Competence and specificity of thrips in the transmission of tomato spotted wilt virus

T. Nagata

Research output: Thesisinternal PhD, WU


<p>The study described in this thesis aims to elucidate the fate and pathway of ingested TSWV in thrips during their development from larvae to adult. Insight in this process will contribute to a better understanding of the factors regulating and determining vector competence and specificities.<p>Analysis of the differences in virus susceptibility among thrips species or populations was approached by infection of cell cultures. The methodology developed and the media used to prepare primary cell cultures of the species <em>F. occidentalis</em> and <em>T. tabaci</em> are described and discussed in Chapter 2. The cultures obtained were derived from an efficiently transmitting <em>F. occidentalis</em> population and from a non-transmitting <em>T.</em><em>tabaci</em> population which was not able to transmit the virus. The results obtained by inoculation of these cultures with preparations of purified TSWV particles are described in Chapter 3. To analyse the tissue tropism of TSWV in thrips in relation to its vector competence, a novel histological technique, called whole mount immunofluorescent staining (WMIS) was developed (Chapter 4). Using this technique and other immunohistochemical techniques, infection of the midguts and salivary glands during the development of <em>F. occidentalis</em> thrips was described (Chapter 4). By the combination of all techniques, the temporal development of the virus infection in larvae and adults could be elucidated. To define the various barriers which may regulate the development of virus infection, specific TSWV mutants were used which failed either to infect the thrips or to convert the thrips in a transmitter after infection. Definite barriers were observed at the level of virus entry in the midgut epithelium or virus escape from the midgut to the salivary glands (Chapter 5). The pathway of the virus within the thrips and the mechanism determining the vector specificities were further unravelled by analysing the infection in thrips of a transmitting F. occidentalis population and a nontransmitting T. tabaci population (Chapter 6). Concluding remarks of this study is presented in Chapter 7.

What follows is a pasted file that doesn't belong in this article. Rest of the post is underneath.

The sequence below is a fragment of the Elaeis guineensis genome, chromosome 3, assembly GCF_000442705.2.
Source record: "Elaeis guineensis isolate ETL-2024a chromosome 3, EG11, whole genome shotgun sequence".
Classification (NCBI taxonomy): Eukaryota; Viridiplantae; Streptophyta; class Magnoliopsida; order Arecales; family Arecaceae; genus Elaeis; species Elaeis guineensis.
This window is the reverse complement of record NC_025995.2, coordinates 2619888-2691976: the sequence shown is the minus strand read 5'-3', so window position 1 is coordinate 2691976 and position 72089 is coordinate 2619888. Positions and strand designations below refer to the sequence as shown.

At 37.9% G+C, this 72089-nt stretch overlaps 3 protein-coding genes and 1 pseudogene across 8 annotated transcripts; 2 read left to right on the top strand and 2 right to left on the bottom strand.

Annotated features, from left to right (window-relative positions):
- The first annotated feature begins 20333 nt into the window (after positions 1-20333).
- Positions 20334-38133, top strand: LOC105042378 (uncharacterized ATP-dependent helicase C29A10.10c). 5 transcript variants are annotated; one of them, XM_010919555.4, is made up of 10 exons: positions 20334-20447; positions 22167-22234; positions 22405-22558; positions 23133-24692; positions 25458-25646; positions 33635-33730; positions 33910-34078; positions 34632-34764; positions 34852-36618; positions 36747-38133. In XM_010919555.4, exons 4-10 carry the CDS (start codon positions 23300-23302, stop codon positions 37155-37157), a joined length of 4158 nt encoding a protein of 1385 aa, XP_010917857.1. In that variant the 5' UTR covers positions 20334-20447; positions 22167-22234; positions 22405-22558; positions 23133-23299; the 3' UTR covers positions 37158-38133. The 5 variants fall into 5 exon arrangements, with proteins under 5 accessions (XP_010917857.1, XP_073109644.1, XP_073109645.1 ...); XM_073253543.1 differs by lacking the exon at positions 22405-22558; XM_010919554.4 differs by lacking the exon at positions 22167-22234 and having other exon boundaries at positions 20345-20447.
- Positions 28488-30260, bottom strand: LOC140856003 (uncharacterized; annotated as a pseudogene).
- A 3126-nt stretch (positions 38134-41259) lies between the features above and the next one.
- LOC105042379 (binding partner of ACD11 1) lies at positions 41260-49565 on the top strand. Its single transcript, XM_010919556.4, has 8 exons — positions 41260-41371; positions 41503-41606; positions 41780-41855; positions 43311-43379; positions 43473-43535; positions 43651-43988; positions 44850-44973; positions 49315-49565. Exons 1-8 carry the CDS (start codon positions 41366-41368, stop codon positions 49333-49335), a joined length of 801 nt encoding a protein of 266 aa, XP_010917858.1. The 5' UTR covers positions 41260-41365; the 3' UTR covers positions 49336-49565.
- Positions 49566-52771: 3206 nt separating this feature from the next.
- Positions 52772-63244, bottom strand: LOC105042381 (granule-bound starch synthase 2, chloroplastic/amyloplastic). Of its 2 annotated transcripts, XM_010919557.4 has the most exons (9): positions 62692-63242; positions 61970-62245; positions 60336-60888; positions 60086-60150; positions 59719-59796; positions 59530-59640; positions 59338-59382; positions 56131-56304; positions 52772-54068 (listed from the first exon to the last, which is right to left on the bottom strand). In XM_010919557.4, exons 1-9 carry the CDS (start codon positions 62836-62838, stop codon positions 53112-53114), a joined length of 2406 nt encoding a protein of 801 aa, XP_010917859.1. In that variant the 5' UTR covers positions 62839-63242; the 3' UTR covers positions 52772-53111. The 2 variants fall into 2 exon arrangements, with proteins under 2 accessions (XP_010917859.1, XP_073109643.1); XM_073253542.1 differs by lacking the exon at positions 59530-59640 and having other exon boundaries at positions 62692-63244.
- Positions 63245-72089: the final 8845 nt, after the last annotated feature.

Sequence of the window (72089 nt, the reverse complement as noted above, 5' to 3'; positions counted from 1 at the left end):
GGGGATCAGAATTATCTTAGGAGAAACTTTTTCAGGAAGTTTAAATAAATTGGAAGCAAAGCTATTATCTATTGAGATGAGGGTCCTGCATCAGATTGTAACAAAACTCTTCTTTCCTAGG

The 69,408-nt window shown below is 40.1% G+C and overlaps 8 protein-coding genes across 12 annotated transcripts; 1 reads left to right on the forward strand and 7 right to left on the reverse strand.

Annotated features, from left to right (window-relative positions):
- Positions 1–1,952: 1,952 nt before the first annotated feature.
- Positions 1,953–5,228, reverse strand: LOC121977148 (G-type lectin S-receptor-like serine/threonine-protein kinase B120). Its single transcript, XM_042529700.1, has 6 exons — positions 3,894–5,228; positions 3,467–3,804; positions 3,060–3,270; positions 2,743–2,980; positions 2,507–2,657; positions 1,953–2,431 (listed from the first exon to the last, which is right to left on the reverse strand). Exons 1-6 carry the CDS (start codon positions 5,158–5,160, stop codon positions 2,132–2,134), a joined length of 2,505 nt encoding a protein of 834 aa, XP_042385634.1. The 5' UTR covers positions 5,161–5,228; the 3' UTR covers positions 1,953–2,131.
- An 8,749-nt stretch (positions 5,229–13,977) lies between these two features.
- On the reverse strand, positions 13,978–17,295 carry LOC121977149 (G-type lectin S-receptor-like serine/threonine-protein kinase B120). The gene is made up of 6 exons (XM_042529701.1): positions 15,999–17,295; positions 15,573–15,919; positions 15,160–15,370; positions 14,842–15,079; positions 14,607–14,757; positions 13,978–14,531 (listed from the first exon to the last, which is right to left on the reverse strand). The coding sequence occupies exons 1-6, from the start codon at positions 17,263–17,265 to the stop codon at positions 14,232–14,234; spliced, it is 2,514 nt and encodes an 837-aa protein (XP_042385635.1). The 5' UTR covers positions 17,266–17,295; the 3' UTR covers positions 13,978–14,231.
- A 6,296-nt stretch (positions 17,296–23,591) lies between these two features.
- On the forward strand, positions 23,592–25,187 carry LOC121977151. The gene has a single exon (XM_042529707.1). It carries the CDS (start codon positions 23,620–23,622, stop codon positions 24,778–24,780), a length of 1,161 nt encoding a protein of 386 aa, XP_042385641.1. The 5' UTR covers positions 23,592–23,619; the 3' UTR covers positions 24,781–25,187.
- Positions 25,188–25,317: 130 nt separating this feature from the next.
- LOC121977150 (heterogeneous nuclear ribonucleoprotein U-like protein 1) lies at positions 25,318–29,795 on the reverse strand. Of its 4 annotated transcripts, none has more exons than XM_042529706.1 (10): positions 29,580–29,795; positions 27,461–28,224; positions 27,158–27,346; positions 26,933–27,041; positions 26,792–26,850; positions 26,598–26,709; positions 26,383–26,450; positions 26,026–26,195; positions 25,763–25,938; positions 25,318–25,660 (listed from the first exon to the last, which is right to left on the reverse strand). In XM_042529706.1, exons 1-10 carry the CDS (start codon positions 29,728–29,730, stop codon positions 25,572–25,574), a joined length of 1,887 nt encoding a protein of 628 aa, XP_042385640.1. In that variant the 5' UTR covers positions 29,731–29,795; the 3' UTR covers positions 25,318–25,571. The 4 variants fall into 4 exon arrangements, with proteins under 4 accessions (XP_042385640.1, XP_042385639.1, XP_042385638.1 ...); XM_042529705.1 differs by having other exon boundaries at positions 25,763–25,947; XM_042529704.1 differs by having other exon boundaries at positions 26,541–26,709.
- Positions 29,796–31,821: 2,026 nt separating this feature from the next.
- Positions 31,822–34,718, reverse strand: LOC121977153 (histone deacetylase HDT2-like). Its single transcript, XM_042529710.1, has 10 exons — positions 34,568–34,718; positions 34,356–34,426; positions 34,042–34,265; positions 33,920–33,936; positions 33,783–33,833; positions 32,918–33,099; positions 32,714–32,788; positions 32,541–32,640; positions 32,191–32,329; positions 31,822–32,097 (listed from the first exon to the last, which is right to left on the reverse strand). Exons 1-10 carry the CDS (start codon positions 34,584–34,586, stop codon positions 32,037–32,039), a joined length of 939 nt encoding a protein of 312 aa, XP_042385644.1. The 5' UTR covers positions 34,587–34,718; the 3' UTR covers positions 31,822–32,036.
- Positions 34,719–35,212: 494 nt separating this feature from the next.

Original languageEnglish
QualificationDoctor of Philosophy
Awarding Institution
  • Goldbach, R.W., Promotor, External person
  • Peters, D., Promotor, External person
Award date22 Jun 1999
Place of PublicationS.l.
Print ISBNs9789058080769
Publication statusPublished - 1999


  • tomato spotted wilt virus
  • plant viruses
  • plant pathogens
  • plant diseases
  • thrips
  • vectors
  • transmission
  • agricultural entomology

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